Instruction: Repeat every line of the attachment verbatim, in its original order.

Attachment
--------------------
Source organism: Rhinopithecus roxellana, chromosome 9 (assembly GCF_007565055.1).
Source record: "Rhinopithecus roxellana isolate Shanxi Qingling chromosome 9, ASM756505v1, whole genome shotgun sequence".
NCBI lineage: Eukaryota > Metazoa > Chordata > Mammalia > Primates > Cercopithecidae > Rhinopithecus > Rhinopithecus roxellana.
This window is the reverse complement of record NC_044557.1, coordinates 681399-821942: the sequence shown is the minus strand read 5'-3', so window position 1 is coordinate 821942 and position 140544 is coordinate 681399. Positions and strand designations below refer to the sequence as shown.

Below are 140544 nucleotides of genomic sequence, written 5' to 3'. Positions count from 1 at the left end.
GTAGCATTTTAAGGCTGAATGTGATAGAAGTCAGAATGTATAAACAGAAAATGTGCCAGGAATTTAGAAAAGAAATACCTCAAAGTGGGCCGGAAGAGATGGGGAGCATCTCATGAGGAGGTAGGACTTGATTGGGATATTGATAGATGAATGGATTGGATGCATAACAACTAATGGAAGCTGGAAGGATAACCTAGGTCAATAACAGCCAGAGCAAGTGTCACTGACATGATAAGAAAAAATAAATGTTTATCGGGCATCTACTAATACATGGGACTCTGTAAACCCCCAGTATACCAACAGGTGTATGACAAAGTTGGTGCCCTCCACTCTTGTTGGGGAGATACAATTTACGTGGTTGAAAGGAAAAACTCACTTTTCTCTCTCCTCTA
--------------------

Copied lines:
Source organism: Rhinopithecus roxellana, chromosome 9 (assembly GCF_007565055.1).
Source record: "Rhinopithecus roxellana isolate Shanxi Qingling chromosome 9, ASM756505v1, whole genome shotgun sequence".
NCBI lineage: Eukaryota > Metazoa > Chordata > Mammalia > Primates > Cercopithecidae > Rhinopithecus > Rhinopithecus roxellana.
This window is the reverse complement of record NC_044557.1, coordinates 681399-821942: the sequence shown is the minus strand read 5'-3', so window position 1 is coordinate 821942 and position 140544 is coordinate 681399. Positions and strand designations below refer to the sequence as shown.

Below are 140544 nucleotides of genomic sequence, written 5' to 3'. Positions count from 1 at the left end.
GTAGCATTTTAAGGCTGAATGTGATAGAAGTCAGAATGTATAAACAGAAAATGTGCCAGGAATTTAGAAAAGAAATACCTCAAAGTGGGCCGGAAGAGATGGGGAGCATCTCATGAGGAGGTAGGACTTGATTGGGATATTGATAGATGAATGGATTGGATGCATAACAACTAATGGAAGCTGGAAGGATAACCTAGGTCAATAACAGCCAGAGCAAGTGTCACTGACATGATAAGAAAAAATAAATGTTTATCGGGCATCTACTAATACATGGGACTCTGTAAACCCCCAGTATACCAACAGGTGTATGACAAAGTTGGTGCCCTCCACTCTTGTTGGGGAGATACAATTTACGTGGTTGAAAGGAAAAACTCACTTTTCTCTCTCCTCTA